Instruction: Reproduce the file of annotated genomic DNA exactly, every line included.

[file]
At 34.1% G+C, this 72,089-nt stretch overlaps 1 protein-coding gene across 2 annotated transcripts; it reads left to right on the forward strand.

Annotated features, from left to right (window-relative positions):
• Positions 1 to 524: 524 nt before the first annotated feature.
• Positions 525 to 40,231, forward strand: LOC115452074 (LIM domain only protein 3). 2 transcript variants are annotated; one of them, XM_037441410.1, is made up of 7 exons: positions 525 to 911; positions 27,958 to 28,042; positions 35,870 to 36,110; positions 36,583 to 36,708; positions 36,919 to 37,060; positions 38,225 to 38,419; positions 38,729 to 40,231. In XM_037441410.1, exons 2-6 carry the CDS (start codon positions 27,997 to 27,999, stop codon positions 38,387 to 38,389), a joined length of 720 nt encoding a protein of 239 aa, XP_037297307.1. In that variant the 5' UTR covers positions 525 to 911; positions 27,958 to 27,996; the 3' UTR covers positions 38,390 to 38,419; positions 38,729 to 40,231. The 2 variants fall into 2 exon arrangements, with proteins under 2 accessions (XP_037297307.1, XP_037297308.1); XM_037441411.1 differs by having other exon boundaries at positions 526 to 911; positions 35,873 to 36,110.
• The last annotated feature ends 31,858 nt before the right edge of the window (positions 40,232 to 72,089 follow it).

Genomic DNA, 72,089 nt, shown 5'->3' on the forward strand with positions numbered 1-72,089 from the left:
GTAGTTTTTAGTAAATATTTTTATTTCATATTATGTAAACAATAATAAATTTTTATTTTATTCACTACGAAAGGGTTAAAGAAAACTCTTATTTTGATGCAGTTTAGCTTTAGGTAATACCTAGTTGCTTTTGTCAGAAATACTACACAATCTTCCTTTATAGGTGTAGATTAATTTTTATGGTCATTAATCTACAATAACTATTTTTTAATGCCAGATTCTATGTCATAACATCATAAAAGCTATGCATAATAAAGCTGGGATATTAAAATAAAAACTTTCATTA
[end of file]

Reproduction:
At 34.1% G+C, this 72,089-nt stretch overlaps 1 protein-coding gene across 2 annotated transcripts; it reads left to right on the forward strand.

Annotated features, from left to right (window-relative positions):
• Positions 1 to 524: 524 nt before the first annotated feature.
• Positions 525 to 40,231, forward strand: LOC115452074 (LIM domain only protein 3). 2 transcript variants are annotated; one of them, XM_037441410.1, is made up of 7 exons: positions 525 to 911; positions 27,958 to 28,042; positions 35,870 to 36,110; positions 36,583 to 36,708; positions 36,919 to 37,060; positions 38,225 to 38,419; positions 38,729 to 40,231. In XM_037441410.1, exons 2-6 carry the CDS (start codon positions 27,997 to 27,999, stop codon positions 38,387 to 38,389), a joined length of 720 nt encoding a protein of 239 aa, XP_037297307.1. In that variant the 5' UTR covers positions 525 to 911; positions 27,958 to 27,996; the 3' UTR covers positions 38,390 to 38,419; positions 38,729 to 40,231. The 2 variants fall into 2 exon arrangements, with proteins under 2 accessions (XP_037297307.1, XP_037297308.1); XM_037441411.1 differs by having other exon boundaries at positions 526 to 911; positions 35,873 to 36,110.
• The last annotated feature ends 31,858 nt before the right edge of the window (positions 40,232 to 72,089 follow it).

Genomic DNA, 72,089 nt, shown 5'->3' on the forward strand with positions numbered 1-72,089 from the left:
GTAGTTTTTAGTAAATATTTTTATTTCATATTATGTAAACAATAATAAATTTTTATTTTATTCACTACGAAAGGGTTAAAGAAAACTCTTATTTTGATGCAGTTTAGCTTTAGGTAATACCTAGTTGCTTTTGTCAGAAATACTACACAATCTTCCTTTATAGGTGTAGATTAATTTTTATGGTCATTAATCTACAATAACTATTTTTTAATGCCAGATTCTATGTCATAACATCATAAAAGCTATGCATAATAAAGCTGGGATATTAAAATAAAAACTTTCATTA